Wednesday, 28 November 2012

The Future of the PR Industry - The Apprentice's View

This is a blog post by Jessica Kirby - PR Apprentice, Cirkle
Arriving at the PRCA National Conference 2012, I have to admit I was quite apprehensive as I was not entirely sure what to expect from this well-regarded event. Walking through the doors of BAFTA, a sense of professionalism was immediately present and calmed my nerves; the PRCA could not have chosen a more elegant, smart venue. When the conference was underway, I became aware that it was much more than PRCA members meeting to share opinions, it was a visionary, forward-thinking presentation of what the industry could, and should be.
As an apprentice and having just entered this diverse, evolving industry, it was a fascinating insight attending the conference. The guest speakers were excellent with valuable points, and the audience were active in giving opinions generating engaging debates at times. There were intriguing points made by Jane Boardman, Talk PR and the key speaker, Peter Barron, Google. Something that remained with me was the idea of PR evolving from a craft to a true profession. It is apparent that the industry recognises that a change needs to take place for PR to finally be taken seriously and not disregarded due to its origins. It was suggested that a possible explanation for the lack of credibility of PR could be due to task assignment within agencies. The talent that PR people possess is not being applied to the right job and hence, not creating the best outcome. 
Something that interests me is the concept of the ‘digital native’. Being young, I have grown up immersed in the technological world, however, this does not mean that I, and the young people in the PR industry should be responsible for everything digital. There are plenty of people in the PR industry with extraordinary creative skills, there is nothing to stop agencies harnessing that and making it digital. It is all about the ability to apply – taking something on paper and making it accessible and utilising it in the digital world. I have found whilst working at Cirkle, that they are all in tune with digital and the potential it possesses, and that it is a combination of the ‘old school’ creative combined with the new ideas that results in such innovative campaigns. An interesting topic was the possibilities that can become a reality by using the free tools provided by Google, such as Google Fusion and Google Correlate enabling agencies to create visuals that engage their audience instead of numerical eye sores on a page.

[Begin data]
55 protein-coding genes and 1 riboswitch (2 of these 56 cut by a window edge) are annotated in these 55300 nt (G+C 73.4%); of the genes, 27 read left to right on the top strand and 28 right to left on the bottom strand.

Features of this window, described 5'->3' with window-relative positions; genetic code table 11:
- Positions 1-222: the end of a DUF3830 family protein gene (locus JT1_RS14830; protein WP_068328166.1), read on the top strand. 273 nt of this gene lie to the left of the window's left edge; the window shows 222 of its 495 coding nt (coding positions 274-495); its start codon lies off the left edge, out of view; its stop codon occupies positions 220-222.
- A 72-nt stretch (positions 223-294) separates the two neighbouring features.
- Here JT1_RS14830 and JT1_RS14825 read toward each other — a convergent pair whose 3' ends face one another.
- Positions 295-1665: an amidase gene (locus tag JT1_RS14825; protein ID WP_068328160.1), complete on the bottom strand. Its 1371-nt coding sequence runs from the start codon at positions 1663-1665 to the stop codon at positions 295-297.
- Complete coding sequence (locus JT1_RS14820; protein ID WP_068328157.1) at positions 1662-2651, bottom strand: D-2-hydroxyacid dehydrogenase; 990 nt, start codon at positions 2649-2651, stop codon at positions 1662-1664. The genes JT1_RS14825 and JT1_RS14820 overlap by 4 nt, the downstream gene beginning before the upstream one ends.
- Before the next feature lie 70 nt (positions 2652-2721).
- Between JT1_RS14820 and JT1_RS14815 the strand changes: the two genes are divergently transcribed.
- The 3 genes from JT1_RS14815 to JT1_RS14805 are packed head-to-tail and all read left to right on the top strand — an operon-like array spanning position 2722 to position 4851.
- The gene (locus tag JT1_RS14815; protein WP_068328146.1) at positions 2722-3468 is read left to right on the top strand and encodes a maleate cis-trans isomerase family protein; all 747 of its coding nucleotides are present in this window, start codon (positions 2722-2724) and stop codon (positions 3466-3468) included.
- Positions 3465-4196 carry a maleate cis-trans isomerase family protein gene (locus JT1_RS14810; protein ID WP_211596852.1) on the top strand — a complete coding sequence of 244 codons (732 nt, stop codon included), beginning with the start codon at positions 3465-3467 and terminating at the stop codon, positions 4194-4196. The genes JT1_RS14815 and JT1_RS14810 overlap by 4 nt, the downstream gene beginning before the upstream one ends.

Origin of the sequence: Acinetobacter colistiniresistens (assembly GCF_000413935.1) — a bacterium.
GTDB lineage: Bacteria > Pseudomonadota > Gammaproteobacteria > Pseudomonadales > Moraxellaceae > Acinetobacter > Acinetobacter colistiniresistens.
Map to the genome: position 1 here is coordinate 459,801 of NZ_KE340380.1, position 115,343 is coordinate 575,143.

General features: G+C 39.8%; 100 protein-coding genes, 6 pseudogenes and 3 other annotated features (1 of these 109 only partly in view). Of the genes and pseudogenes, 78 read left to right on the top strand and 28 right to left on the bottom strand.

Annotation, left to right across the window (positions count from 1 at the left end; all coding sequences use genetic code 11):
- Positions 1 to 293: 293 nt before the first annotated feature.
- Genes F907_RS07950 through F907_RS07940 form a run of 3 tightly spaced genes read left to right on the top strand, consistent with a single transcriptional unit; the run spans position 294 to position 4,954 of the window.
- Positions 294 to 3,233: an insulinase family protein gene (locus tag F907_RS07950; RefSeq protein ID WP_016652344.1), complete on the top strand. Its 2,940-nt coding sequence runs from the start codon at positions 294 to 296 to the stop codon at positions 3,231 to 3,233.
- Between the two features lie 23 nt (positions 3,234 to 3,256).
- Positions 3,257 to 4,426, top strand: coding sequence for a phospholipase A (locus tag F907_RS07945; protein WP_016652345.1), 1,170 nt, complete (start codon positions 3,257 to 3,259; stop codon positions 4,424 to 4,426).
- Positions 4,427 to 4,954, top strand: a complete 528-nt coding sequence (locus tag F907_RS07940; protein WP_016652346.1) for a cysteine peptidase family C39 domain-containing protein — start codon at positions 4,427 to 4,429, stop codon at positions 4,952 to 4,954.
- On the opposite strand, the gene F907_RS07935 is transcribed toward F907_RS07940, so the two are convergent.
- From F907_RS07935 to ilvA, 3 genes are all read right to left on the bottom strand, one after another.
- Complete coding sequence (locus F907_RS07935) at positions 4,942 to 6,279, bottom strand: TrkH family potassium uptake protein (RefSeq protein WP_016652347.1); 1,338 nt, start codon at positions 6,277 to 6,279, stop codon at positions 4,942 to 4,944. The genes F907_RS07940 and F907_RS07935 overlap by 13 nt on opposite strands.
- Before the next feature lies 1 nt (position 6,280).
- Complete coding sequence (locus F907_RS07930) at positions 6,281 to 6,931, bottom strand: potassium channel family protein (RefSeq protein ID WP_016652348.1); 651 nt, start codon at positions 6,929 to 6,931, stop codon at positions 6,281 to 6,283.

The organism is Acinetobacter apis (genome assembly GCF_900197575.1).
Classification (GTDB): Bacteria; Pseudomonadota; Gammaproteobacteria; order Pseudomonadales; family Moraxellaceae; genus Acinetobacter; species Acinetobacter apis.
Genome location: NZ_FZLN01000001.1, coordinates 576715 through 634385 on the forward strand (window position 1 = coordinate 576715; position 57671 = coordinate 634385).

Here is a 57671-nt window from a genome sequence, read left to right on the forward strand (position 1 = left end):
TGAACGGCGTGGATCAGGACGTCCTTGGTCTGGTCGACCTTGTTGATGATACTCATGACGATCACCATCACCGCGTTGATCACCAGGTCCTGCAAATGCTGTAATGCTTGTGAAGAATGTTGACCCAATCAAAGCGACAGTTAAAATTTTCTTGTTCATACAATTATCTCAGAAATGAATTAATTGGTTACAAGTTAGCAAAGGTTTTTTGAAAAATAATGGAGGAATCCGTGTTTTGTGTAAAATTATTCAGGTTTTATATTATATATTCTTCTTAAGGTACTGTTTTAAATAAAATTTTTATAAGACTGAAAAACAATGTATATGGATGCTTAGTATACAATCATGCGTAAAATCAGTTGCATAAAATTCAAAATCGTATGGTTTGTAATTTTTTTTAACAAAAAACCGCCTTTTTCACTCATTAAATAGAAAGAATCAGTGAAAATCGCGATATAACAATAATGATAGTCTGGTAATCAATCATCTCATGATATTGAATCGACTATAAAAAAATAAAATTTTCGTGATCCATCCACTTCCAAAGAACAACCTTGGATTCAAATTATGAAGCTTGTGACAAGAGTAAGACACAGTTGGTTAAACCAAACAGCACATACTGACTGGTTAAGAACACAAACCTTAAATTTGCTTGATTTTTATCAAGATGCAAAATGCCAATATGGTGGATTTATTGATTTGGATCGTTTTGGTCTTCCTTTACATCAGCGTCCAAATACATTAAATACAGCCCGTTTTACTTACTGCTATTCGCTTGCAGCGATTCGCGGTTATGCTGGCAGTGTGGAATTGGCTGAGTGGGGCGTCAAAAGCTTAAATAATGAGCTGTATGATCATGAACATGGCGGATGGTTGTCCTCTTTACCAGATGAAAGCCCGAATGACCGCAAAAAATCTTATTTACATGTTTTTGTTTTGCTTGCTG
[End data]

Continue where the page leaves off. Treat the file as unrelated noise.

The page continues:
A consistent theme was the call for talent in the industry. The PRCA has understood this and designed the apprenticeship which I am participating in, providing an opportunity for both the PR industry and young people. A new era of PR professionals is being created through the innovative training programme that the PRCA and Pearson in Practice have generated. The scheme enables me to have priceless experience in the workplace, whilst being taught the necessary tools, resulting in a nationally recognised qualification.

Being given the chance to attend the PRCA National Conference was truly an invaluable experience, being able to hear from experts in the industry. I felt that the topics being discussed were fundamental to the industry’s progression and ultimately will be the responsibility of the next generation of PR professionals. I feel that I have been filled with information that can be taken and applied to the work that I do everyday. The change in the industry is not about a sudden, jolting change but about a gradual progression. 
To find out more about the Public Relations Higher Apprenticeship scheme please go to

Friday, 23 November 2012

Stop, Collaborate and Listen.